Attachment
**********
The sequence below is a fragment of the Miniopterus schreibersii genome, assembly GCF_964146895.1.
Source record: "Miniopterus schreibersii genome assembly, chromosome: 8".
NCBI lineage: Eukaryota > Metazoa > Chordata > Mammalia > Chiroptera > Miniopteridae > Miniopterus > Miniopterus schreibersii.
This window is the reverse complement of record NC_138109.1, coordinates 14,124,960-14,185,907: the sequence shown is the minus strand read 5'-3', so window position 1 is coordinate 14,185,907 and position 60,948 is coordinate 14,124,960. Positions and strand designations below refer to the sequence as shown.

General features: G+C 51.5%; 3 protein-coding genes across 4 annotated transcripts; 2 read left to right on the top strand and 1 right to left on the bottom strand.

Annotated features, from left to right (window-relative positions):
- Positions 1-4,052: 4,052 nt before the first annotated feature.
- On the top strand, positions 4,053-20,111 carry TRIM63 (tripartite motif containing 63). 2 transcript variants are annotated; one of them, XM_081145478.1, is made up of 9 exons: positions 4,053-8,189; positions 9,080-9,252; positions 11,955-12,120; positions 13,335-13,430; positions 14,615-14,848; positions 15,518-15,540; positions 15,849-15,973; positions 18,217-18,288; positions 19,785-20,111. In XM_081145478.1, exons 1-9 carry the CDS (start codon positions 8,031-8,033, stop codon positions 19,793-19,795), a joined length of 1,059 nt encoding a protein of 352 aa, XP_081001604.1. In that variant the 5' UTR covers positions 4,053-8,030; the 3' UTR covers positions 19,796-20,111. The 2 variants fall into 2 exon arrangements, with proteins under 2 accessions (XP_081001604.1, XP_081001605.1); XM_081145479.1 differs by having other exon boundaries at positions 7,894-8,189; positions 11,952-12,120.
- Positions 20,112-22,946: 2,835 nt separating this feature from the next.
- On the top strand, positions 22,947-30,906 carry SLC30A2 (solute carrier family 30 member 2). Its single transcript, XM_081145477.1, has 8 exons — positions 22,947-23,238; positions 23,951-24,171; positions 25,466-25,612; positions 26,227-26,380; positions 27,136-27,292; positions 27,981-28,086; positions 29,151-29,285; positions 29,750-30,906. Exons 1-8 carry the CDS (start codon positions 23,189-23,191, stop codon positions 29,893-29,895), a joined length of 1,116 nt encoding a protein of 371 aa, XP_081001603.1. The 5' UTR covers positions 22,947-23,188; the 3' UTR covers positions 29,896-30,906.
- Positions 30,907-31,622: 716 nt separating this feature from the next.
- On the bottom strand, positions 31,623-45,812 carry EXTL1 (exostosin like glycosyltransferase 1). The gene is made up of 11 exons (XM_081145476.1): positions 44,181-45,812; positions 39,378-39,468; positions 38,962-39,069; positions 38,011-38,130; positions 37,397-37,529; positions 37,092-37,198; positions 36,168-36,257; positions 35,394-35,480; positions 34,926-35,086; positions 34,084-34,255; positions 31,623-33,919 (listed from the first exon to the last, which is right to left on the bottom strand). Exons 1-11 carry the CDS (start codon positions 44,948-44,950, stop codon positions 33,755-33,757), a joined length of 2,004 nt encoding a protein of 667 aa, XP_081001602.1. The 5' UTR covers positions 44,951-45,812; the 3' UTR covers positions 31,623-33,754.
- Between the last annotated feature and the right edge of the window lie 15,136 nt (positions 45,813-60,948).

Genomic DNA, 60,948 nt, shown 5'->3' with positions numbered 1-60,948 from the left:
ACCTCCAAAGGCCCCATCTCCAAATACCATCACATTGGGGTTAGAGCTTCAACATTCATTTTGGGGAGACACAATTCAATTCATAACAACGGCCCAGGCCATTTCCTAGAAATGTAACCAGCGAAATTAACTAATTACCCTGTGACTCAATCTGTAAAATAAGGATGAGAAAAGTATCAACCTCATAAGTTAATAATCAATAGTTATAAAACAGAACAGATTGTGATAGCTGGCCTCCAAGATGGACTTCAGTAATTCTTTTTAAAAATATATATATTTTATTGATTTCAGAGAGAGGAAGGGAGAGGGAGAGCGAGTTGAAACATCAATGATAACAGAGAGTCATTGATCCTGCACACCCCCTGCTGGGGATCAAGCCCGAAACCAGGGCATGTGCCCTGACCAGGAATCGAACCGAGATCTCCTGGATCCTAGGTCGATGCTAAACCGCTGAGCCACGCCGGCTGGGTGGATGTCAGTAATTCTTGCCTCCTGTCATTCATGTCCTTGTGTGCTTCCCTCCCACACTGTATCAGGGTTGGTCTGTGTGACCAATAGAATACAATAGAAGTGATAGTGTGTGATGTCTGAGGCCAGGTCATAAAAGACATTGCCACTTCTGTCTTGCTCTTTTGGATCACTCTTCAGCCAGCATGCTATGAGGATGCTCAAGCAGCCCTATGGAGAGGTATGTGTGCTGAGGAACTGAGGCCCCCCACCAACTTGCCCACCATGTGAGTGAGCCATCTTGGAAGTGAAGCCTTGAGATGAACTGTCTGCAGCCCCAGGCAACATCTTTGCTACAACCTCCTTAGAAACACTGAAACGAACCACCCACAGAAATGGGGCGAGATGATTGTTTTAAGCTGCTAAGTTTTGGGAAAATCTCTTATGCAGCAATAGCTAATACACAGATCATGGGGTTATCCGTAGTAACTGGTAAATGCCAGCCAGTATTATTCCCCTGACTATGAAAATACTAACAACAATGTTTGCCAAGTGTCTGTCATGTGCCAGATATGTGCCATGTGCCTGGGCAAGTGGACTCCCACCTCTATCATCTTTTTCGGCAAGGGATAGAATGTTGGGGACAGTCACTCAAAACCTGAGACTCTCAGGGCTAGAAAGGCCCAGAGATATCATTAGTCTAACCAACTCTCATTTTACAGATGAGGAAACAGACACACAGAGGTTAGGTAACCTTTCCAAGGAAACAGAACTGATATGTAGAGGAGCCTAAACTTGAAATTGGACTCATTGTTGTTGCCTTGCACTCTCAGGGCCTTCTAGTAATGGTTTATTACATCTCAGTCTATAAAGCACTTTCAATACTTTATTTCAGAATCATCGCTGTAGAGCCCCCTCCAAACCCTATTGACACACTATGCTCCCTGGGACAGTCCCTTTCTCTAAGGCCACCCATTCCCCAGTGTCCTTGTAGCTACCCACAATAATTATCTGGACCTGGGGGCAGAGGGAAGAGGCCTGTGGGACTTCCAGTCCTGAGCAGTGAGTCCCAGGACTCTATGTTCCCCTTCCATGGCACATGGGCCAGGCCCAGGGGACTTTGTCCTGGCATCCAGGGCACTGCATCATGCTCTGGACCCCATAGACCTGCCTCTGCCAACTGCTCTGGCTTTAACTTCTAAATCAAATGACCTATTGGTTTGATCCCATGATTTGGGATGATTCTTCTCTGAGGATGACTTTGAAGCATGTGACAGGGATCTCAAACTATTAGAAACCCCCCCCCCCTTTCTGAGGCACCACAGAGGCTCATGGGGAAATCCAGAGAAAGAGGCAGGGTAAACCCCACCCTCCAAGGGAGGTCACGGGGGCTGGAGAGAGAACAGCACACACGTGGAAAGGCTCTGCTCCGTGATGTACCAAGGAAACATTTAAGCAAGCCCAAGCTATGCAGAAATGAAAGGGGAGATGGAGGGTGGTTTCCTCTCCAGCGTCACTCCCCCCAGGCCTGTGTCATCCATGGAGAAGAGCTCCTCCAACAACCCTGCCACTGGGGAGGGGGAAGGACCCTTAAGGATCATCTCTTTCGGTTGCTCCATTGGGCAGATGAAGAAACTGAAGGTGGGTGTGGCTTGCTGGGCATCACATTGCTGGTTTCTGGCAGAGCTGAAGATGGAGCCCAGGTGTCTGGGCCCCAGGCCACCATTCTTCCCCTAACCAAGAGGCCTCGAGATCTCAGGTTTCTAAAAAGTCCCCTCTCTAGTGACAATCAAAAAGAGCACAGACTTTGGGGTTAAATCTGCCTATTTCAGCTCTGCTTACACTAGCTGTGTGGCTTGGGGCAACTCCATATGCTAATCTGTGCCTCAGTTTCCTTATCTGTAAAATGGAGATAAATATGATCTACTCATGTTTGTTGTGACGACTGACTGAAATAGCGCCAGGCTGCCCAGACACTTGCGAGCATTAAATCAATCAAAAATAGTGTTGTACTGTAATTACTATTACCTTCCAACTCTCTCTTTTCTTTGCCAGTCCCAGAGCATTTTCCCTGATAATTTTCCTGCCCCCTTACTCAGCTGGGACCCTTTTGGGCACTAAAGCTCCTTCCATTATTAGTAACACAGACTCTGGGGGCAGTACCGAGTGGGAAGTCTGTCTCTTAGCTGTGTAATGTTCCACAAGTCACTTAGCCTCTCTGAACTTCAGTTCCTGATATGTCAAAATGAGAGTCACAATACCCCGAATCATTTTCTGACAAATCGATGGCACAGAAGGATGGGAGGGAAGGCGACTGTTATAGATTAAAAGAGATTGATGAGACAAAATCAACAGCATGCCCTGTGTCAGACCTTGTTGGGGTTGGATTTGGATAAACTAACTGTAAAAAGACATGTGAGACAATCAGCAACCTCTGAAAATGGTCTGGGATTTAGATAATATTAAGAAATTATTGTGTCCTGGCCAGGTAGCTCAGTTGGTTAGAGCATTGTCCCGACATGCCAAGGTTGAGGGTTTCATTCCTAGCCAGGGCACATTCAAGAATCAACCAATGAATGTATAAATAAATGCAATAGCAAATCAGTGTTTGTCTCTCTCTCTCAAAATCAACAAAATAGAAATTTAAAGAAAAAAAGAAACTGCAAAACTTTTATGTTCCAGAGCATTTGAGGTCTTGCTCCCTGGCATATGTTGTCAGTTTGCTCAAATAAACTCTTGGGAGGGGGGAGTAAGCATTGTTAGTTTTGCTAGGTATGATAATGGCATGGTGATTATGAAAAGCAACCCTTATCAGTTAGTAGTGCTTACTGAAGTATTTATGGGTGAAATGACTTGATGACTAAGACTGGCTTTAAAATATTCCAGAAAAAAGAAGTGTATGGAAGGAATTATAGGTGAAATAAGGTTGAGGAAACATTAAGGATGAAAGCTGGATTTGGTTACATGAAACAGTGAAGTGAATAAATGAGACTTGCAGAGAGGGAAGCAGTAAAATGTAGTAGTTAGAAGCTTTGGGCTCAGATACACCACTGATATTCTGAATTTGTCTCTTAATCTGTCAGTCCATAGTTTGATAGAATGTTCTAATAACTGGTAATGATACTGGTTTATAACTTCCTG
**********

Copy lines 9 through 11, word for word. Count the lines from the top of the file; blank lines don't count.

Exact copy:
- Positions 20,112-22,946: 2,835 nt separating this feature from the next.
- On the top strand, positions 22,947-30,906 carry SLC30A2 (solute carrier family 30 member 2). Its single transcript, XM_081145477.1, has 8 exons — positions 22,947-23,238; positions 23,951-24,171; positions 25,466-25,612; positions 26,227-26,380; positions 27,136-27,292; positions 27,981-28,086; positions 29,151-29,285; positions 29,750-30,906. Exons 1-8 carry the CDS (start codon positions 23,189-23,191, stop codon positions 29,893-29,895), a joined length of 1,116 nt encoding a protein of 371 aa, XP_081001603.1. The 5' UTR covers positions 22,947-23,188; the 3' UTR covers positions 29,896-30,906.
- Positions 30,907-31,622: 716 nt separating this feature from the next.